Obviously I was going to start this blog by saying I. LOVE. FISH. We have walked this journey since 2014 and those of you who have been part of my tribe since then know in my heart of heart, the one meat I can comfortably eat every day for the rest of my life is fish. The variety is plenty. Each different fish tastes and feels different and I love love love that there are a billion ways to cook it too.
Tilapia has always been most common in this country. It has gained popularity in other countries as well over the recent years (which I noticed on twitter that they call Tilapia a lab animal and one that does not exist in real life (???) but I also understand in first world countries so much Genetic Modification happens such that one can live a full life without seeing or tasting the real thing). It is pretty affordable, super tasty and extremely flavorful. Today’s recipe is a take on one I made in 2016 – you can check it out here – with today spinning my original recipe and upgrading it very slightly, but in a manner that your palate will love!
PREP TIME: 15min COOK TIME: 25min SERVES: 1
Small sized tilapia fish
1 red onion, diced
¼ cup dania stems
1 heaped tablespoon of minced ginger
4 cloves of garlic, minced
1 tablespoon of lemon zest
1 tomato, cubed
Tablespoon of tomato paste
¼ teaspoon of chili flakes
1 tablespoon of curry
¼ teaspoon of turmeric
250g of coconut cream
Dania leaves to garnish
The main ingredient is our tilapia. Typically for any tilapia stew, the fish is always fried before stewing. It is not mandatory to do so, however, the frying allows for the fish to remain firm throughout the cooking.
Because I was alone on this day, I bought a small fish. In the event you buy bigger ones, be sure to adjust the ingredients upwards. You can purchase your tilapia at any local mama samaki.
In your sufuria, add some oil and some salt and add in the red onion, dania stems, ginger, garlic, chili and lemon zest. Cook until softened and fragrant.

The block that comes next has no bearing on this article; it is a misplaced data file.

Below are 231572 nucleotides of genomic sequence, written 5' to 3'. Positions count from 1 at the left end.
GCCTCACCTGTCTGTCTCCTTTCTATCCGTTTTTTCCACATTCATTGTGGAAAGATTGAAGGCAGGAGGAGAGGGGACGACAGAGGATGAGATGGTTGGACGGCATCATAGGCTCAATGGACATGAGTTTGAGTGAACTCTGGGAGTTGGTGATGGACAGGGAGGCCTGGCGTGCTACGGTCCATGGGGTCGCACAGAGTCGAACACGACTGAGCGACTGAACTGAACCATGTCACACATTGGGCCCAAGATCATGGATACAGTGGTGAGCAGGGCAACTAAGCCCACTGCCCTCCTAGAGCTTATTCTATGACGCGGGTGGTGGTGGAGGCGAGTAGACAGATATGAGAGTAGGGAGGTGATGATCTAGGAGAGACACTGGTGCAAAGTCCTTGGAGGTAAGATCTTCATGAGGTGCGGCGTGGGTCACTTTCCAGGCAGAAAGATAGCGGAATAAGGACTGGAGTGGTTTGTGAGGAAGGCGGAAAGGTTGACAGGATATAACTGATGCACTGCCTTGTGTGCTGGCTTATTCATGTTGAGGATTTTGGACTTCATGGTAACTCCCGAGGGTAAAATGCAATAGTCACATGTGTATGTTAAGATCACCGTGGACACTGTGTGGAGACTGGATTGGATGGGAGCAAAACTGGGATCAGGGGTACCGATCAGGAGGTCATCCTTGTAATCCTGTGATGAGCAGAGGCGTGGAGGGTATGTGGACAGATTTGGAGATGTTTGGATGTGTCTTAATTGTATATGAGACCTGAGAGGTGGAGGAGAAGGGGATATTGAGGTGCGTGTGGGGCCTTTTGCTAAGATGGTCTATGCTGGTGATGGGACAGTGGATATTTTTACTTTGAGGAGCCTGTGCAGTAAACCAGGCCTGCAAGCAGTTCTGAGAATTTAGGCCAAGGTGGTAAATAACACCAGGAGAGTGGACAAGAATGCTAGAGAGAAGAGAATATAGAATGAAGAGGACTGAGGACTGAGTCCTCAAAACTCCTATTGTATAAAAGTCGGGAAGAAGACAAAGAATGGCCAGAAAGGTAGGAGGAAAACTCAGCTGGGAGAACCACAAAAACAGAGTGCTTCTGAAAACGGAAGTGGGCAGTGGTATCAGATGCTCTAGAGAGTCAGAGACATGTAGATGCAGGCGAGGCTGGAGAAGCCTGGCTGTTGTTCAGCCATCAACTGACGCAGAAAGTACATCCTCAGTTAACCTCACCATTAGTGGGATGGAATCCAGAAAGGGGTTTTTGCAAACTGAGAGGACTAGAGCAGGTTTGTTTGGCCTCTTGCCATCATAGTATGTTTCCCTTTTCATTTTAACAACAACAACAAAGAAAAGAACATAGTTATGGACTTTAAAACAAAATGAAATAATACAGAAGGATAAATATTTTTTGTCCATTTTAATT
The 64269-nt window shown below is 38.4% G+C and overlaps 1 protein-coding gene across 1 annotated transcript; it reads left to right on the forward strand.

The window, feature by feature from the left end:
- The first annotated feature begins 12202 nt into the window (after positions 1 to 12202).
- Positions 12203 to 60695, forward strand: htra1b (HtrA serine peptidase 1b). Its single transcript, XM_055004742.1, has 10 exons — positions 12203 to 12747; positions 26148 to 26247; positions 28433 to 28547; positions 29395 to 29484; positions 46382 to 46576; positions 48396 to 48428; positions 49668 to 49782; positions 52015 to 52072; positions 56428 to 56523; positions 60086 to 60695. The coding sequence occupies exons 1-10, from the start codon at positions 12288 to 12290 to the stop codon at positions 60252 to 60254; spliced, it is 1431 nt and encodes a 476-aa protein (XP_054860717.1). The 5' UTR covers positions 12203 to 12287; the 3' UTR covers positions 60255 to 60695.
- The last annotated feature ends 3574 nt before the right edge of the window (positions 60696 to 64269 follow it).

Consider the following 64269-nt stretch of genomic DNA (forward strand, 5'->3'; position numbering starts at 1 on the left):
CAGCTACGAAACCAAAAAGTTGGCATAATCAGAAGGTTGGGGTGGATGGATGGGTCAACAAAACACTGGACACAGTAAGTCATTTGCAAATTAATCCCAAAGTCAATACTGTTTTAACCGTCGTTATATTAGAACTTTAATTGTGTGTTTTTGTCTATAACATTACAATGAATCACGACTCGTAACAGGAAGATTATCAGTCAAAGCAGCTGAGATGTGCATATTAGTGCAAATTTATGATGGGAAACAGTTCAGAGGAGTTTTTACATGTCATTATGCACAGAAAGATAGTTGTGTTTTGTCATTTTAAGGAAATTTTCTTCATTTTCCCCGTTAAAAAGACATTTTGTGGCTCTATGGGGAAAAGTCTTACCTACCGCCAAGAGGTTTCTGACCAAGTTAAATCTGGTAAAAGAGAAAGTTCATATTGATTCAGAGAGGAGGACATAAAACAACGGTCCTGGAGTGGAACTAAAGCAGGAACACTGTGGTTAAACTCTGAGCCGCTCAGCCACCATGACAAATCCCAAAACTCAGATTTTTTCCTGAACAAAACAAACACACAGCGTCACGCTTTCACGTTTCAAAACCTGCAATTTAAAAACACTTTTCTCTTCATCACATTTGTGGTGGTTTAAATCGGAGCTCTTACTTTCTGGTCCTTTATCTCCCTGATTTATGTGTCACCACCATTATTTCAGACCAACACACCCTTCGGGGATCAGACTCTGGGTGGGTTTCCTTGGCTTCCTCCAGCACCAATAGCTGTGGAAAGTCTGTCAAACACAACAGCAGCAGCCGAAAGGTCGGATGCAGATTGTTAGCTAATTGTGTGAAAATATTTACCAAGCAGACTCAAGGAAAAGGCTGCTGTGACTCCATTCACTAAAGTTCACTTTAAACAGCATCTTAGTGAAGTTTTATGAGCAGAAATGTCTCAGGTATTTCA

You can choose to leave out the chili, or add more or even less than I did. It is an optional ingredient but one that makes such a beautiful difference. Lemon zest refers to the grated rind of a lemon. That means, if you have 10 bob in your pocket, you already have your lemon zest.
Next, we proceed to make the saucy base for the fish. We begin by adding in the tomato, tomato paste, lemon juice and the spices.
For this recipe, we use both the lemon zest and the lemon juice to really have the lemon notes bold. Any citrus flavor, in this case lemon, really awakens the flavor of fish and allows the richness of the oils to be cut through.
Allow this to cook down and all the ingredients to come together. At this stage, the mchuzi will be deep red. Do not rush this as the tomatoes should breakdown and the ingredients should meld; the consistency should be silky smooth.
To introduce the coconut notes, one can either use coconut cream or coconut milk. The former will give you a thicker mchuzi so that is what I chose to go for. Pour in the coconut cream and simmer until thick and bright amber. It should also be super thick, and you can see the exact consistency form the video at 4.19 – 4.21.
Add a bit of chopped dania and mix in. Scoop out a bowlful then add in the fish, and slather the scooped out portion over the fish. Let it simmer on low heat for another 10-15 minutes. This process is visually detailed in the video from 5.53 – 6.10.
The simmering is super important since it allows the flavors to seep into the meat and also softens it. It should NEVER be placing the fish in, dousing it then 3 seconds later it’s on your plate..no babe! You must give it time to simmer.
Once super soft, garnish with some more dania leaves plus some slithers of freshly sliced lemon and serve.
Look at this!!! Just look at this!!!
Creamy, saucy and outright perfect!! Taste wise, this recipe is certainly fuller-flavored than the one we had on here in 2016.
The flavors are super simple but they go well together and also allow the authentic taste of the tilapia to really come through. I love how the warmth of the chili and curry were carried by the nuttiness of the coconut cream. I enjoyed how the zing of the lemon really brough out the juiciness of the flesh. Everything worked so well together and I enjoyed every single bite.
I served my creamy tilapia with some ugali and a risudza+tsimboga mix. You can serve it with any other starch veggie combo you like. In my book, creamy tilapia just shines best when it is paired with a traditional veggie and some teaming how ugali.
I do hope you get to try this out! I made a complimentary video for you; https://youtu.be/QKcrGwkY37Uyou can watch it here. If you are yet to subscribe, please do! I would love to have you!